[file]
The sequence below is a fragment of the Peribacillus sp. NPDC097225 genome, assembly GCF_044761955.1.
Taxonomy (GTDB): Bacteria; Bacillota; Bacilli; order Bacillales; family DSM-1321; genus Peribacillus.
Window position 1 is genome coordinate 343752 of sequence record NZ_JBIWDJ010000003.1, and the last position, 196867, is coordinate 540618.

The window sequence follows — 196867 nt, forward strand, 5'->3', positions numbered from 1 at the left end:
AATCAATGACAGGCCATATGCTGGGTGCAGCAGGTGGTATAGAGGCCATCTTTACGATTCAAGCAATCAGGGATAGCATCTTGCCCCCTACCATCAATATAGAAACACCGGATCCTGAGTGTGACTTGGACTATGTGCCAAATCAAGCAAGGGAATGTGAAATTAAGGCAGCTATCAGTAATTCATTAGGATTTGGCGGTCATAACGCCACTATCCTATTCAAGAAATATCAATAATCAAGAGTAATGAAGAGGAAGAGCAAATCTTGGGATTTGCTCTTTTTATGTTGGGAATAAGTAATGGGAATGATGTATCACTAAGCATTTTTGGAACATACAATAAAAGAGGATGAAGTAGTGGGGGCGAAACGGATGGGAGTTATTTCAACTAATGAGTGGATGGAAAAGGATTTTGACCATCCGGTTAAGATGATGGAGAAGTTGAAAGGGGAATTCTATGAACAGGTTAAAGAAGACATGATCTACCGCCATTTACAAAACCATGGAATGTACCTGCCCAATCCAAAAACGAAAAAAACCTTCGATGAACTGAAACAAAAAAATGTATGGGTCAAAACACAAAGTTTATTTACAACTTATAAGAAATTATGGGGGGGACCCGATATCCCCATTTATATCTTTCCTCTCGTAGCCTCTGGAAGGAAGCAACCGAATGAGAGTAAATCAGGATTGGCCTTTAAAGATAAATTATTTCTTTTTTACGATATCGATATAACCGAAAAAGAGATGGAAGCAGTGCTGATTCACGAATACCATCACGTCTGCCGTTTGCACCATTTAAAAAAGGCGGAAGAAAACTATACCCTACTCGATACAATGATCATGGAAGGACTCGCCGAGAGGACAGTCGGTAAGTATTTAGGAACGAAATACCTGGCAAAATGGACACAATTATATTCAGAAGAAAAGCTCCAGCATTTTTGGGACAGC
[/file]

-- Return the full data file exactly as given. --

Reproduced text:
The sequence below is a fragment of the Peribacillus sp. NPDC097225 genome, assembly GCF_044761955.1.
Taxonomy (GTDB): Bacteria; Bacillota; Bacilli; order Bacillales; family DSM-1321; genus Peribacillus.
Window position 1 is genome coordinate 343752 of sequence record NZ_JBIWDJ010000003.1, and the last position, 196867, is coordinate 540618.

The window sequence follows — 196867 nt, forward strand, 5'->3', positions numbered from 1 at the left end:
AATCAATGACAGGCCATATGCTGGGTGCAGCAGGTGGTATAGAGGCCATCTTTACGATTCAAGCAATCAGGGATAGCATCTTGCCCCCTACCATCAATATAGAAACACCGGATCCTGAGTGTGACTTGGACTATGTGCCAAATCAAGCAAGGGAATGTGAAATTAAGGCAGCTATCAGTAATTCATTAGGATTTGGCGGTCATAACGCCACTATCCTATTCAAGAAATATCAATAATCAAGAGTAATGAAGAGGAAGAGCAAATCTTGGGATTTGCTCTTTTTATGTTGGGAATAAGTAATGGGAATGATGTATCACTAAGCATTTTTGGAACATACAATAAAAGAGGATGAAGTAGTGGGGGCGAAACGGATGGGAGTTATTTCAACTAATGAGTGGATGGAAAAGGATTTTGACCATCCGGTTAAGATGATGGAGAAGTTGAAAGGGGAATTCTATGAACAGGTTAAAGAAGACATGATCTACCGCCATTTACAAAACCATGGAATGTACCTGCCCAATCCAAAAACGAAAAAAACCTTCGATGAACTGAAACAAAAAAATGTATGGGTCAAAACACAAAGTTTATTTACAACTTATAAGAAATTATGGGGGGGACCCGATATCCCCATTTATATCTTTCCTCTCGTAGCCTCTGGAAGGAAGCAACCGAATGAGAGTAAATCAGGATTGGCCTTTAAAGATAAATTATTTCTTTTTTACGATATCGATATAACCGAAAAAGAGATGGAAGCAGTGCTGATTCACGAATACCATCACGTCTGCCGTTTGCACCATTTAAAAAAGGCGGAAGAAAACTATACCCTACTCGATACAATGATCATGGAAGGACTCGCCGAGAGGACAGTCGGTAAGTATTTAGGAACGAAATACCTGGCAAAATGGACACAATTATATTCAGAAGAAAAGCTCCAGCATTTTTGGGACAGC